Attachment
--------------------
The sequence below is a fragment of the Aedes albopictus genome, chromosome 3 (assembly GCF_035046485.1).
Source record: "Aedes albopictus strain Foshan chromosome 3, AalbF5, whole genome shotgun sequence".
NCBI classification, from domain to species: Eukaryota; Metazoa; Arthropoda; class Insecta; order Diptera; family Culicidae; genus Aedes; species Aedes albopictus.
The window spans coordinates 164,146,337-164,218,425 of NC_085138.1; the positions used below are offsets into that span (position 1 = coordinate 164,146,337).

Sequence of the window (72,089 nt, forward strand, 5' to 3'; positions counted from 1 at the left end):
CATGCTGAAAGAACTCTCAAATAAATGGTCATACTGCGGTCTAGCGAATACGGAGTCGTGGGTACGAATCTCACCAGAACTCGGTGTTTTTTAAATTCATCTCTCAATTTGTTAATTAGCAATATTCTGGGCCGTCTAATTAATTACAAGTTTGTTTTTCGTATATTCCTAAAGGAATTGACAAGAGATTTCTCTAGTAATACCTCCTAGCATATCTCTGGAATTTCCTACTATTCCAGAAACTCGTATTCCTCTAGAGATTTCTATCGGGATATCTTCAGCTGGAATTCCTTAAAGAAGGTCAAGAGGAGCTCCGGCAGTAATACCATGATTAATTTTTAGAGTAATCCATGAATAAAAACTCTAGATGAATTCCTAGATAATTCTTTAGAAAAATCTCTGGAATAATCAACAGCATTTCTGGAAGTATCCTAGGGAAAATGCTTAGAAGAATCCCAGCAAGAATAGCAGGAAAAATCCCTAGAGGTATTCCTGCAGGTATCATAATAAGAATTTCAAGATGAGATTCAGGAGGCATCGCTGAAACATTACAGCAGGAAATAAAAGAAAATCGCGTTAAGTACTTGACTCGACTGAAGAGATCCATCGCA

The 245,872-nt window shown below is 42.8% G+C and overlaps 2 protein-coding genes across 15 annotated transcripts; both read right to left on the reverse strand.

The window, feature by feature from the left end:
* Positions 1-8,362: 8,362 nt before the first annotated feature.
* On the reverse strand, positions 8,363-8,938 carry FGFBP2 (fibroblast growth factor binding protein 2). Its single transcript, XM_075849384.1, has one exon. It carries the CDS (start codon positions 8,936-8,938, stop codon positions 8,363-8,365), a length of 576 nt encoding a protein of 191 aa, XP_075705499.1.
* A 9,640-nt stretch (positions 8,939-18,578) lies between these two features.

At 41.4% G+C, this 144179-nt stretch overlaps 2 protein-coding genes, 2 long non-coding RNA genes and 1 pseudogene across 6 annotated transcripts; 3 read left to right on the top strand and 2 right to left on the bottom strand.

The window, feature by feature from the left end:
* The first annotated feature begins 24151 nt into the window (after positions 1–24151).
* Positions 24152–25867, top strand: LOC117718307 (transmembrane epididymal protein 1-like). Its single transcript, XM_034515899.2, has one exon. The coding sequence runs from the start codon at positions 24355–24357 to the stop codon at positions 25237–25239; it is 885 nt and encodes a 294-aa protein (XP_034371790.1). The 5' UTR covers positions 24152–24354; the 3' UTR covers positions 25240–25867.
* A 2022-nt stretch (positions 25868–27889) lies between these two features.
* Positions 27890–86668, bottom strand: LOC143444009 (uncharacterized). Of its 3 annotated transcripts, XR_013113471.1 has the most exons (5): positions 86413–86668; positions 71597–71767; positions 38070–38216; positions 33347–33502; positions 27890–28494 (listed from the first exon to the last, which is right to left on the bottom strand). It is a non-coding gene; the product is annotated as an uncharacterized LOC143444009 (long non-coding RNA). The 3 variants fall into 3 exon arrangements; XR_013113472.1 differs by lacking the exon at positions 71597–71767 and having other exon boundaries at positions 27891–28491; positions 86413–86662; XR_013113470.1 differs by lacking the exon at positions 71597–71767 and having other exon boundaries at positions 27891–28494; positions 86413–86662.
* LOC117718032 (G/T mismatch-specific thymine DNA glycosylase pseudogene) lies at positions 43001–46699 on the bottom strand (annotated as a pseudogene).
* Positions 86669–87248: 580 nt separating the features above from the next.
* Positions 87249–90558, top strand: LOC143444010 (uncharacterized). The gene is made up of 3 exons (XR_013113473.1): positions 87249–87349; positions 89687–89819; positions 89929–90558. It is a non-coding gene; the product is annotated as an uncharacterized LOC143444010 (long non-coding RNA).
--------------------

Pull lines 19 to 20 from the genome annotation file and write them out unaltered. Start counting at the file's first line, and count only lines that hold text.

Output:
* Positions 86669–87248: 580 nt separating the features above from the next.
* Positions 87249–90558, top strand: LOC143444010 (uncharacterized). The gene is made up of 3 exons (XR_013113473.1): positions 87249–87349; positions 89687–89819; positions 89929–90558. It is a non-coding gene; the product is annotated as an uncharacterized LOC143444010 (long non-coding RNA).